AROUND 70 trade unionists, activists and campaigners gathered in Wrexham, north Wales, last Saturday to discuss building a left alternative to Labour. John Marek, the independent member of the Welsh Assembly, was central to organising the meeting.
He was a Labour Party assembly member until the elections this year when he stood against the party after its leadership had turned against him. Introducing the event, John Marek said, 'Tony Blair has vacated the left of centre. We need to give Welsh people the chance to vote for left of centre politics. The Welsh Labour Party hierarchy didn't want me to stand. My choice was either to roll over or fight. Under New Labour the rich have got richer. Britain has fought an imperialist war in Iraq. Locally we see terrible examples of what New Labour is capable of. Wrexham council is doing its best to evict a gypsy family that bought some land. The council has taken its appeals right to the House of Lords, spending £500,000 to £1 million on what is in essence a racist campaign. Some people believe the Labour Party is redeemable. I am clear it is not. There is a great need for a credible left of centre force. It is important that it is ready for the European elections next year, and that the various left organisations do not stand against each other.'
There was serious discussion throughout the day about what form such a left alternative should take. Should it be an electoral pact between various groups, or should there be some new Welsh Socialist Party to play a similar role to the Scottish Socialist Party?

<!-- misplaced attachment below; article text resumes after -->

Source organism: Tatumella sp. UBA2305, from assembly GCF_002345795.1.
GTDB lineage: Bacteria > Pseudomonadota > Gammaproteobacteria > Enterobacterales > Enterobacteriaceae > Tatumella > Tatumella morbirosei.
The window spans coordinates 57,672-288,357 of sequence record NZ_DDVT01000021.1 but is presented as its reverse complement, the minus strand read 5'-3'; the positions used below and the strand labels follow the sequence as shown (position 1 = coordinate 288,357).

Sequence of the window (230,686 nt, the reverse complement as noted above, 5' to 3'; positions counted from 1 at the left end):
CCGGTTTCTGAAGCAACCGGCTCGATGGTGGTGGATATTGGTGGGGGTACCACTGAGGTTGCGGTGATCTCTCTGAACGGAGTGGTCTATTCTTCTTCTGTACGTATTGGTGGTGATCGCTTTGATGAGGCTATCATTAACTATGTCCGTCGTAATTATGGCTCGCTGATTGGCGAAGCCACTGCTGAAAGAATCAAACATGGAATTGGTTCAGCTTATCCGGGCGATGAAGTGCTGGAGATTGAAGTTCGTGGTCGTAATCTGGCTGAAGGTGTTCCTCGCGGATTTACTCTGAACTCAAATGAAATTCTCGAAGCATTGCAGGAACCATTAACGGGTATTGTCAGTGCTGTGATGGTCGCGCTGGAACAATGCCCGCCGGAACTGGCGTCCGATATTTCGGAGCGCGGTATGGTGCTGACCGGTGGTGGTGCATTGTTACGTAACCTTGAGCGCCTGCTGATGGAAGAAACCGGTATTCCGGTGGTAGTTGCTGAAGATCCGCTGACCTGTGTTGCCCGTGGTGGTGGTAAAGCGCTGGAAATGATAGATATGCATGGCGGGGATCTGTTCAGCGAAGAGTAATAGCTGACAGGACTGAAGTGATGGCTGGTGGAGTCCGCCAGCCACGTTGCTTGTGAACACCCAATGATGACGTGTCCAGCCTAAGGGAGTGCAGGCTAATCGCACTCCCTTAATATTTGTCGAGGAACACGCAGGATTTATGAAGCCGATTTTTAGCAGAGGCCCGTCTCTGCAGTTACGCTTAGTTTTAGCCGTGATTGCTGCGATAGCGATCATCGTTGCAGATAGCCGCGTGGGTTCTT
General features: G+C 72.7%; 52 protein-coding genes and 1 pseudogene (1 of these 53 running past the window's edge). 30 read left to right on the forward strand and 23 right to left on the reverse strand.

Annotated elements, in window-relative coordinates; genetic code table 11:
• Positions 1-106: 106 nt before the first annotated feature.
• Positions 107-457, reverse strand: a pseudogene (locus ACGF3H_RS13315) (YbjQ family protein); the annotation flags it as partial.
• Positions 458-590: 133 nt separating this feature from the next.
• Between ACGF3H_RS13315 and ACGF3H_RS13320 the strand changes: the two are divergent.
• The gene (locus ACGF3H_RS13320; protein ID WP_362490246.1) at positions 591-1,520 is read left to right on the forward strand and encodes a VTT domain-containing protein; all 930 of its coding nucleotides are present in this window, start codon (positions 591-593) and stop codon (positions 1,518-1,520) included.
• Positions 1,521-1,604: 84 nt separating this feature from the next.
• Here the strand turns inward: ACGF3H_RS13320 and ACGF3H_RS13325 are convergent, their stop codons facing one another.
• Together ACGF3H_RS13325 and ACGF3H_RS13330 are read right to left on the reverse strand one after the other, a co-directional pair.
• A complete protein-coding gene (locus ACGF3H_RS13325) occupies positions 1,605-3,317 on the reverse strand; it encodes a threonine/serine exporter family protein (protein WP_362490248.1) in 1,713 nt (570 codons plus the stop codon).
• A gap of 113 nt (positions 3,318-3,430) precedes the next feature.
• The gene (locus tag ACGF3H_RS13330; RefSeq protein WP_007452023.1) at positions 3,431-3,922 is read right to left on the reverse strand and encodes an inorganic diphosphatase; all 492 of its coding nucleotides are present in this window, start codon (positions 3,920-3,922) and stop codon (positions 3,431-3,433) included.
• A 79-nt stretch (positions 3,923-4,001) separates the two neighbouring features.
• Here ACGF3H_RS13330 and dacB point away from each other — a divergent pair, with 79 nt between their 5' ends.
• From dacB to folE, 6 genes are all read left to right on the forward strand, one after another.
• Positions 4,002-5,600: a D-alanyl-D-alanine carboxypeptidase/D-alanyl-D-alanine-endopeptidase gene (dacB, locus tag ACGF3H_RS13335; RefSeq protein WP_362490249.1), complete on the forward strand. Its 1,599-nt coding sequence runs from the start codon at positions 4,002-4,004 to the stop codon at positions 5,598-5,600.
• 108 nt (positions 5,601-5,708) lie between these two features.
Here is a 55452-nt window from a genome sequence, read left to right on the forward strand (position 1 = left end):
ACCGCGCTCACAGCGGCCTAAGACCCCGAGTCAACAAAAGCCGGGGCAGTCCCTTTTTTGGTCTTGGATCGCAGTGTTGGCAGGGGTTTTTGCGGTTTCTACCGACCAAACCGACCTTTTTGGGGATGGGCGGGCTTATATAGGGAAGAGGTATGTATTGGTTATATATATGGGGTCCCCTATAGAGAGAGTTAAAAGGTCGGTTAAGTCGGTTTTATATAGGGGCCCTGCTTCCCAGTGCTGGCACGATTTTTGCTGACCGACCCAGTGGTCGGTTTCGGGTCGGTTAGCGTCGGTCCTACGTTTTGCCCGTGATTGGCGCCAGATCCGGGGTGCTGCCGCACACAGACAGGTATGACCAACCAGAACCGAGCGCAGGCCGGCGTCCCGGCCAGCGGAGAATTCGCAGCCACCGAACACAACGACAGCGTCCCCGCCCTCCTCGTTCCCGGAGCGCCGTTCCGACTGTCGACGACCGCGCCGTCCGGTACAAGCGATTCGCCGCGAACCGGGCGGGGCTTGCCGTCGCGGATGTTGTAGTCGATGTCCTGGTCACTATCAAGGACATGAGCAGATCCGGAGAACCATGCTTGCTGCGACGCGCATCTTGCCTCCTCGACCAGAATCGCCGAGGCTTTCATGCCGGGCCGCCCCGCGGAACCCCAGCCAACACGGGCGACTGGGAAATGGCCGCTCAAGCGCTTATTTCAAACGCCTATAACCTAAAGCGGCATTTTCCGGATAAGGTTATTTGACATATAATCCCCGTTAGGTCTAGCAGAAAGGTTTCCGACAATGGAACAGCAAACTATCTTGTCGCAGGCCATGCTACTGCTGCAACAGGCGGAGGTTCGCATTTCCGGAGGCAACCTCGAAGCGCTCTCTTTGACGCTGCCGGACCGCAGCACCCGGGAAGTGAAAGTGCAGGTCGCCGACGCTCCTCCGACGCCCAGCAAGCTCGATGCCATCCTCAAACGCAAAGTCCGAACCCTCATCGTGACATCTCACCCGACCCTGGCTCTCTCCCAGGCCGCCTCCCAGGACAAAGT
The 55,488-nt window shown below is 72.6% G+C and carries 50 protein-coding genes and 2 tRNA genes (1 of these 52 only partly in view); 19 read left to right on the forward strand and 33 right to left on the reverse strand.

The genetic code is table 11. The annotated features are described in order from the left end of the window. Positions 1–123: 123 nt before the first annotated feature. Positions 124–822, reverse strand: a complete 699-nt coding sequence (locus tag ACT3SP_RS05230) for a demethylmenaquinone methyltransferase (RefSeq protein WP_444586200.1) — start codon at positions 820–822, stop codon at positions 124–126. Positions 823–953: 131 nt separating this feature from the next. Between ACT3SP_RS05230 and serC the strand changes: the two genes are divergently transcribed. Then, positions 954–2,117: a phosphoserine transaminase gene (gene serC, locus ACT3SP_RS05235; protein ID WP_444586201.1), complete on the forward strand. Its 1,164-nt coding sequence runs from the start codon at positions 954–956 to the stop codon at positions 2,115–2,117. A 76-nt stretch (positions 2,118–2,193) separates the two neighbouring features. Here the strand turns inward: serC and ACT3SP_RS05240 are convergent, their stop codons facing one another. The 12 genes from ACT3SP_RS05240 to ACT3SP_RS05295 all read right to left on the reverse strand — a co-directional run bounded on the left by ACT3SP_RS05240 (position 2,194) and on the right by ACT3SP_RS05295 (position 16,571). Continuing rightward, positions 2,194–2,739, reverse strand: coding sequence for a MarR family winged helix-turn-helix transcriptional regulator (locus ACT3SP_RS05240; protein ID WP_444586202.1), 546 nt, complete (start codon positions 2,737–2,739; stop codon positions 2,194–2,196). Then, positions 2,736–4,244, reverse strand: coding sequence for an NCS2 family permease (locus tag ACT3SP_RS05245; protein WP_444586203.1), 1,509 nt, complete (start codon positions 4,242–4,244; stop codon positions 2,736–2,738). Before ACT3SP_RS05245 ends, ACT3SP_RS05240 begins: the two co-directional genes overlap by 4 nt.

If there is to be a new party, should it require individual members to give up their previous allegiances? Or should it have 'platforms', so that while members join a new organisation they can also organise openly around a particular set of socialist politics?
Tommy Sheridan, one of the Scottish Socialist Party's MSPs, told the meeting he believed it was 'essential to bring together those who believe in the policies that none of the main parties will touch. We need to open the doors and welcome in as many as possible who share the socialist philosophy. The principle should be that if our views are 80 percent the same and 20 percent a bit different, that should be no bar to being together.'
Bob Crow, leader of the RMT union, sent a message of support to the meeting with the hope that it could push forward the search for progressive politics. The union backed John Marek at the assembly elections. Throughout the day there were thoughtful contributions from many of those present.
Steve Ryan, a PCS union activist, said, 'John Marek has provided a focus for us to organise around. We need an amalgam of groups that will be greater than the sum of the parts.'
A Labour Party member spoke of how she had very grudgingly remained in the party because there didn't seem to be much of an alternative, but that if there was a coherent organisation then she would be eager to join it.
Another Labour member from nearby Clwyd South said the party was withering. Ian Titherington, a Plaid Cymru activist, spoke about his work with Welsh Friends of Searchlight and the need to campaign against the BNP.
Members of the Socialist Workers Party, the Welsh Socialist Alliance and the Socialist Party were at the meeting, as well as Nick Wrack and Rob Hoveman from the Socialist Alliance in England. It was very positive to have such a full discussion. But there are many issues that still need to be debated.
Any new organisation or alliance would have to draw on the positive experience of the anti-war movement.